Climb Inside the 2020 Subaru Legacy XT and Get Ready to Be Impressed

Subaru Legacy

By Isaac Bouchard

Many of us shiver at the memory of those middle school dances we endured decades ago: the nervousness and excitement, how chagrined we were after being turned down when we finally struck up the guts to ask the person we were sweet on to hit the floor. The Subaru Legacy is like that wallflower who few initially think to ask, yet is turns out to have most of the right moves. The Legacy’s appearance is nothing to write home about; the sheet metal is not unattractive, but it is tall and upright, and doesn’t have that sexy, sweeping roofline of many modern sedans. Nor does it have the plastic cladding and other off-road addenda of its best-selling sibling, the Outback.  

Climb inside an upper tier model mile the Touring XT though, and the Subaru is impressive; there’s a rich two-tone design scheme, soft touch materials and an 11.6in, vertically-oriented screen, all of which grab attention. There’s a bit too much easily scratched piano black trim(many companies are guilty of overindulgence in this), and the vent registers seem pinched by that big screen—they don’t pump much cooling air—but, by and large the Subaru cockpit is a comfortable place to be, with large windows, copious amounts of room front and rear, and very comfortable and supportive seats. It’s quite too, with excellent insulation from road and wind noise at speed. In fact, the Legacy is one of the nicest highway cruisers in recent memory, with a superbly damped suspension and exceptionally compliant ride. The helm has a good sense of the straight ahead, and fuel economy at a cruise easily exceeds 30mpg, which is excellent for a vehicle with the forward thrust of the turbocharged XT model.

Its 260hp/277lb-ft don’t lessen with altitude, like in a normally aspirated motor’s, and it makes a decent partner for the continuously variable transmission, which spins the engine to the point where the turbine is making it boost quickly. 0-60mph takes a tick over 6 seconds in independent testingwhich makes the Legacy XT competitive with the Toyota Camry V6, turbocharged Mazda 6 and Honda Accord. The Subaru has standard AWD, which gives it abilities the others can’t match, since they are pulled along by their front wheels only. Where it doesn’t equal the Honda and Mazda though, is in the corners. The Legacy’s comfy suspension doesn’t have their reflexes nor composure. Basically, it is a perfect slow-dance partner.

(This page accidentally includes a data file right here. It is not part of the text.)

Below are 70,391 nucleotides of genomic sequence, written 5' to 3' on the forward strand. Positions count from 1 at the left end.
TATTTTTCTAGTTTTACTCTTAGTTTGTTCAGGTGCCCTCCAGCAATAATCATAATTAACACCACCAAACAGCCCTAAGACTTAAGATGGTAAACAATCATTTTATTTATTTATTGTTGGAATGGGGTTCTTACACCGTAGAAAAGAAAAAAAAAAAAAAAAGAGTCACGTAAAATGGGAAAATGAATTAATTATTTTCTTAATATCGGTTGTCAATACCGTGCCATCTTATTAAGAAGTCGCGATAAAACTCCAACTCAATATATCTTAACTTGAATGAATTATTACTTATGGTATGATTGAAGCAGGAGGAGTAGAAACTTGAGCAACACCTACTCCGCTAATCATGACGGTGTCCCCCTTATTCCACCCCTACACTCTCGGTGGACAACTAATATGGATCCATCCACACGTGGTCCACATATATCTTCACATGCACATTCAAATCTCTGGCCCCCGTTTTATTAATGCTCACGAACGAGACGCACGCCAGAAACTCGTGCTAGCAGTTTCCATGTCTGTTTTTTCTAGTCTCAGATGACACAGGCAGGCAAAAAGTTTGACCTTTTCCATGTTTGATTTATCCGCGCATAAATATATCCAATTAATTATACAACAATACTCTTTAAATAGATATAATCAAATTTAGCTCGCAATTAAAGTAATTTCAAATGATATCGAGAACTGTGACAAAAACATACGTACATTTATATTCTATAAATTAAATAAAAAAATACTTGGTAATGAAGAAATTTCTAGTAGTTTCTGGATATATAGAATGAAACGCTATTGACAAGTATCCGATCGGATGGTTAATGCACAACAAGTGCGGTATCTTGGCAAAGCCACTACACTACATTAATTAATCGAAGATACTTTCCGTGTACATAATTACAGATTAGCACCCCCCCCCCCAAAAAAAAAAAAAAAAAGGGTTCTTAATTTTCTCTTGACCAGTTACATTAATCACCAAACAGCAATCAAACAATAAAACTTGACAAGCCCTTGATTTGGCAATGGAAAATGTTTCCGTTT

The Legacy sure comes across as brainy, at least when you first make its acquaintance. There’s that big hi-res screen, and all the current driver aids are standard. But the layout and graphics on said interface need some more thought. Some virtual buttons are too small and poorly placed, and one quickly realizes the lower third of the screen’s real estate is basically just a replacement for conventional climate controls—and one that is harder to use, at that. Thankfully, this can all be updated later, so a there’s hope the Legacy can be head of the class in this area. That Subaru still won’t spec lane assist that vibrates the steering wheel instead of chastising the driver for drifting up against road markings with electronic beeps has gotten old. The adaptive cruise also chirps when the Legacy senses another car up ahead. This latter indication is a bit more useful, insofar as it gives the pilot notice to push through the gas and change lanes so as to get past slower traffic, but by and large other companies aid the driver in a more discreet manner. At least these systems are standard, helping to bolster the Legacy’s 5-Star crash test rating. There aren’t many cars that offer what the Legacy XT Touring does for its price. Between the powerful engine, comfortable and spacious interior and trunk, loads of standard equipment and all wheel drive, it almost stands along. European AWD machines cost tens of thousands more when equipped like it, and Asian competitors like the  Nissan Altima don’t have its oomph. So while the Subaru may not be the first one asked to dance, it may very well be the car one ends up going steady with. 

EPA ratings: 24/32/27mpg 

0-60mph: 6.1sec 

Price as tested: $36,795 

Here is what Subaru has to say. 

3.5 Stars 


Automotive Editor Isaac Bouchard owns Denver-based Bespoke Autos ([email protected]; 303-475-1462). Read his latest address on how COVID-19 is affecting the automotive industry: Click Here

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